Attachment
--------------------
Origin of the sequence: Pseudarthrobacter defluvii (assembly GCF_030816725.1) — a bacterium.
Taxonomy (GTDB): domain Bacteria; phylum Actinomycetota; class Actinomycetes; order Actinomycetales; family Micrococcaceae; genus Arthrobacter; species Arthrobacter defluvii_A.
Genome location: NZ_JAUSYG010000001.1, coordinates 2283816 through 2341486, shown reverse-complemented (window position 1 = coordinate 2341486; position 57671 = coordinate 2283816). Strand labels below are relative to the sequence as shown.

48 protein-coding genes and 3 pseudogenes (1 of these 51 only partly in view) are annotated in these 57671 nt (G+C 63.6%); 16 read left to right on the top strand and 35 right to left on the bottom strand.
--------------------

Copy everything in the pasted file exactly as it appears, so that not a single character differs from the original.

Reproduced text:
Origin of the sequence: Pseudarthrobacter defluvii (assembly GCF_030816725.1) — a bacterium.
Taxonomy (GTDB): domain Bacteria; phylum Actinomycetota; class Actinomycetes; order Actinomycetales; family Micrococcaceae; genus Arthrobacter; species Arthrobacter defluvii_A.
Genome location: NZ_JAUSYG010000001.1, coordinates 2283816 through 2341486, shown reverse-complemented (window position 1 = coordinate 2341486; position 57671 = coordinate 2283816). Strand labels below are relative to the sequence as shown.

48 protein-coding genes and 3 pseudogenes (1 of these 51 only partly in view) are annotated in these 57671 nt (G+C 63.6%); 16 read left to right on the top strand and 35 right to left on the bottom strand.